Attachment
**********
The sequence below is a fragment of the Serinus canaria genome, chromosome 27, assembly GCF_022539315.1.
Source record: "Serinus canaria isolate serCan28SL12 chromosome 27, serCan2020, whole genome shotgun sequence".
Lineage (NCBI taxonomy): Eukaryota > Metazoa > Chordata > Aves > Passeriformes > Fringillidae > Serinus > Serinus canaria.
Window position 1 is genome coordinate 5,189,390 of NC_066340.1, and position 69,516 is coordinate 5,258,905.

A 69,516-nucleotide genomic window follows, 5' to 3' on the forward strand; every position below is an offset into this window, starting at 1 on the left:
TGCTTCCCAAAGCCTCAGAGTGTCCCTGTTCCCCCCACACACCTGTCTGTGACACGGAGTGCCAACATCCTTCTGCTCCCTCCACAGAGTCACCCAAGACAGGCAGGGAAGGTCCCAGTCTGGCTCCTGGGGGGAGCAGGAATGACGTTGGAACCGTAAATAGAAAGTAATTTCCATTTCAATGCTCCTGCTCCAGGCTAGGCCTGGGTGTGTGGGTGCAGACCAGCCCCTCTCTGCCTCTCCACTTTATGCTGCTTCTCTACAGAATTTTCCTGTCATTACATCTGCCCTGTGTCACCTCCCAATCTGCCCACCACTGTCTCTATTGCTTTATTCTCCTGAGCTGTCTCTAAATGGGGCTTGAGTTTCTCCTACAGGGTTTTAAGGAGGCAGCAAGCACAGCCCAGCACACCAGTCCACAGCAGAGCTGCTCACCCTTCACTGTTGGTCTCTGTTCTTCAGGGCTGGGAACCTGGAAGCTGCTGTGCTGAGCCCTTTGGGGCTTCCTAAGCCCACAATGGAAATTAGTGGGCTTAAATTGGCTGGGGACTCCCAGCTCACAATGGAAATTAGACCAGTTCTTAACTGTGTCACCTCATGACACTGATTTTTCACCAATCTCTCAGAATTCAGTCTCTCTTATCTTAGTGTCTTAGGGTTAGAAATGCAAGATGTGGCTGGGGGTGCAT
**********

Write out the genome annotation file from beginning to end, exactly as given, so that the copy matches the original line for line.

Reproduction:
The sequence below is a fragment of the Serinus canaria genome, chromosome 27, assembly GCF_022539315.1.
Source record: "Serinus canaria isolate serCan28SL12 chromosome 27, serCan2020, whole genome shotgun sequence".
Lineage (NCBI taxonomy): Eukaryota > Metazoa > Chordata > Aves > Passeriformes > Fringillidae > Serinus > Serinus canaria.
Window position 1 is genome coordinate 5,189,390 of NC_066340.1, and position 69,516 is coordinate 5,258,905.

A 69,516-nucleotide genomic window follows, 5' to 3' on the forward strand; every position below is an offset into this window, starting at 1 on the left:
TGCTTCCCAAAGCCTCAGAGTGTCCCTGTTCCCCCCACACACCTGTCTGTGACACGGAGTGCCAACATCCTTCTGCTCCCTCCACAGAGTCACCCAAGACAGGCAGGGAAGGTCCCAGTCTGGCTCCTGGGGGGAGCAGGAATGACGTTGGAACCGTAAATAGAAAGTAATTTCCATTTCAATGCTCCTGCTCCAGGCTAGGCCTGGGTGTGTGGGTGCAGACCAGCCCCTCTCTGCCTCTCCACTTTATGCTGCTTCTCTACAGAATTTTCCTGTCATTACATCTGCCCTGTGTCACCTCCCAATCTGCCCACCACTGTCTCTATTGCTTTATTCTCCTGAGCTGTCTCTAAATGGGGCTTGAGTTTCTCCTACAGGGTTTTAAGGAGGCAGCAAGCACAGCCCAGCACACCAGTCCACAGCAGAGCTGCTCACCCTTCACTGTTGGTCTCTGTTCTTCAGGGCTGGGAACCTGGAAGCTGCTGTGCTGAGCCCTTTGGGGCTTCCTAAGCCCACAATGGAAATTAGTGGGCTTAAATTGGCTGGGGACTCCCAGCTCACAATGGAAATTAGACCAGTTCTTAACTGTGTCACCTCATGACACTGATTTTTCACCAATCTCTCAGAATTCAGTCTCTCTTATCTTAGTGTCTTAGGGTTAGAAATGCAAGATGTGGCTGGGGGTGCAT